The “naïve” painter Theophilos Hadzimihaïl (1873–1934) was born and died in Mytilíni Town, and both his eccentricities and talents were remarkable from an early age. After wandering across the country from Pílio to Athens and the Peloponnese, Theophilos became one of belle époque Greece’s prize eccentrics, dressing up as Alexander the Great or various revolutionary war heroes, complete with pom-pommed shoes and pleated skirt. Theophilos was ill and living as a recluse in severely reduced circumstances back on Lésvos when he was introduced to Thériade in 1919; the latter, virtually alone among critics of the time, recognized his peculiar genius and ensured that Theophilos was supported both morally and materially for the rest of his life.
With their childlike perspective, vivid colour scheme and idealized mythical and rural subjects, Theophilos’s works are unmistakeable. Relatively few of his works survive today, because he executed commissions for a pittance on ephemeral surfaces such as kafenío counters, horsecarts, or the walls of long-vanished houses. Facile comparisons are often made between Theophilos and Henri Rousseau, the roughly contemporaneous French “primitive” painter. Unlike “Le Douanier”, however, Theophilos followed no other profession, eking out a precarious living from his art alone. And while Rousseau revelled in exoticism, Theophilos’s work was principally and profoundly rooted in Greek mythology, history and daily life.
If you’re after a hot bath, head for the vaulted, well-restored Polikhnítos Spa complex (daily: April–Oct 9am–8pm; Nov–March 2–7pm; €4; hotsprings.gr) 1.5km east of the town of Polikhnítos; there are separate, warm-hued chambers for each sex. The water actually gushes out at temperatures up to 87°C, so needs to be tempered with cold.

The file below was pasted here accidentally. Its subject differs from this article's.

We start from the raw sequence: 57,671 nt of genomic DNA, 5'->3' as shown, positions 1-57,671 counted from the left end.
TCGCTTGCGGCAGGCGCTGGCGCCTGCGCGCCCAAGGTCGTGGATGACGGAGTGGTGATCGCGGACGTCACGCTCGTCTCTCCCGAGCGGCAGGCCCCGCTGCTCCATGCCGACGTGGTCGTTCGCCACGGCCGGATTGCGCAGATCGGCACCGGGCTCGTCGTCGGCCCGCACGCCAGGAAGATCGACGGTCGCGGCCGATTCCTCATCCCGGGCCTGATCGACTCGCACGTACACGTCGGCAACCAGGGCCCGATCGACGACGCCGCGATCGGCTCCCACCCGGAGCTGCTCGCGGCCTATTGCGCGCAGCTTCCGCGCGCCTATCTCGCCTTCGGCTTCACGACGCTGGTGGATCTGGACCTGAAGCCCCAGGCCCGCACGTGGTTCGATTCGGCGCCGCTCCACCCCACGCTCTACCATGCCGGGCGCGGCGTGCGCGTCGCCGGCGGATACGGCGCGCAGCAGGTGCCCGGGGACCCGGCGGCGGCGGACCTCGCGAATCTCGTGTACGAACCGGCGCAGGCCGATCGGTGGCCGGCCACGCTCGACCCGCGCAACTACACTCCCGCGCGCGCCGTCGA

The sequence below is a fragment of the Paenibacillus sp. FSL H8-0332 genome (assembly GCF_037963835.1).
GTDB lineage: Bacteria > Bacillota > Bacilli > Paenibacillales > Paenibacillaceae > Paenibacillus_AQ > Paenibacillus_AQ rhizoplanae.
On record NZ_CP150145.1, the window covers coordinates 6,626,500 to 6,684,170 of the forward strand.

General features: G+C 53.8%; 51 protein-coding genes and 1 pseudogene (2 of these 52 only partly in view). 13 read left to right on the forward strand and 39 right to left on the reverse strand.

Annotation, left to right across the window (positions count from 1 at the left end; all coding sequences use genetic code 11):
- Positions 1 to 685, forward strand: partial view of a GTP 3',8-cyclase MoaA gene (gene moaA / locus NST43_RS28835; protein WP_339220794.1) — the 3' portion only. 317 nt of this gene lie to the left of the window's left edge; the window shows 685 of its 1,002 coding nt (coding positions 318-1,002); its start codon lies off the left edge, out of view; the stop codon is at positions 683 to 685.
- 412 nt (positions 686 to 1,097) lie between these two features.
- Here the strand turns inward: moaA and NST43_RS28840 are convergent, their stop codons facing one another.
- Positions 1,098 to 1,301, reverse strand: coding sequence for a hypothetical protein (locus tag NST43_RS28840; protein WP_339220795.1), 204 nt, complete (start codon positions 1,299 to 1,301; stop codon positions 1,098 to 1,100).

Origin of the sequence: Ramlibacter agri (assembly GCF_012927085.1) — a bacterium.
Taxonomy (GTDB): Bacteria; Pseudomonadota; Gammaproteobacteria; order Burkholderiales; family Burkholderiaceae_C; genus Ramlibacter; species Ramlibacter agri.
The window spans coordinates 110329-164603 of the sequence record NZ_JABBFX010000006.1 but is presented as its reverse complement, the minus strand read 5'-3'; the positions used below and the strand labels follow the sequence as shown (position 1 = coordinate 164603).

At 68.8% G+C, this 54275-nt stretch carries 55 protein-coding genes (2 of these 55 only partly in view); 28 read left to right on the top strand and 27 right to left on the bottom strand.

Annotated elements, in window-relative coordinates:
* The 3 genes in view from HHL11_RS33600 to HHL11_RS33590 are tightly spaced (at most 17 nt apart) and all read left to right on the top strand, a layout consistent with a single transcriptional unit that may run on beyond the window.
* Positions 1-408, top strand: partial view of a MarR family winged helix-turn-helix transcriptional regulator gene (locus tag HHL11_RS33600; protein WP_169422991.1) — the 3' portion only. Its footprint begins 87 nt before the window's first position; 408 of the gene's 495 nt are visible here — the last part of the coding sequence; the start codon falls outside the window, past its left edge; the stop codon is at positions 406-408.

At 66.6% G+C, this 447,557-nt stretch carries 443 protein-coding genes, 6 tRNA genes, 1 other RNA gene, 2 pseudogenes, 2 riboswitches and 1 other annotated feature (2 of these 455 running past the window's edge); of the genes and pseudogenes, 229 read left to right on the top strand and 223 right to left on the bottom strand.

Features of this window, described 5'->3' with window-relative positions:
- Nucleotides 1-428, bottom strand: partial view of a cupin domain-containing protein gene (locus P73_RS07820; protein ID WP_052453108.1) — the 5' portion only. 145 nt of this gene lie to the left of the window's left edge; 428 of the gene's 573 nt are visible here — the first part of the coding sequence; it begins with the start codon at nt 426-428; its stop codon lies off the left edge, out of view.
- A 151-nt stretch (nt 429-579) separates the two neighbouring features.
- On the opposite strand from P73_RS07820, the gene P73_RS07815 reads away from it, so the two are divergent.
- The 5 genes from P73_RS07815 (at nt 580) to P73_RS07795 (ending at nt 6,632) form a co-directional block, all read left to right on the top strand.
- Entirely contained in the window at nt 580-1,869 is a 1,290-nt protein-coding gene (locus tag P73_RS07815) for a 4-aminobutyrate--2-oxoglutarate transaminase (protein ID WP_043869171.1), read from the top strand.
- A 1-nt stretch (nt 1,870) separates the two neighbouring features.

The olives of Lésvos
No other Greek island is as dominated by olive production as Lésvos, which is blanketed by approximately 11 million olive trees. Most of these vast groves date from after a lethal frost in 1851, though a few hardy survivors are thought to be over five hundred years old. During the first three centuries after the Ottoman conquest, production of olive oil was a monopoly of the ruling pasha, but following eighteenth-century reforms in the Ottoman Empire, extensive tracts of Lésvos (and thus the lucrative oil trade) passed into the hands of the new Greek bourgeoisie, who greatly expanded the industry.
MYTILÍNI, the port and capital, sprawls between and around two bays divided by a fortified promontory, and in Greek fashion often doubles as the name of the island. Many visitors are put off by the combination of urban bustle and, in the humbler northern districts, slight seediness. However, several diversions, particularly the marketplace and a few museums within a few minutes’ walk of the waterfront, can occupy you for a few hours.
The road heading north from Mytilíni towards Mandamádhos follows a rather nondescript coastline, but offers startling views across the straits to Turkey. South of the capital, there are two fine museums at Variá and a couple of decent beaches further down the peninsula.
The northern part of Lésvos is largely fertile and green countryside stippled with poplars and blanketed by olive groves. Occupying the prime position on a promontory in the middle of the coast is one of the northeast Aegean’s most attractive resorts, Mólyvos, whose castle’s cockscomb silhouette is visible for many kilometres around. On either side of it, a number of coastal resorts offer superior bathing.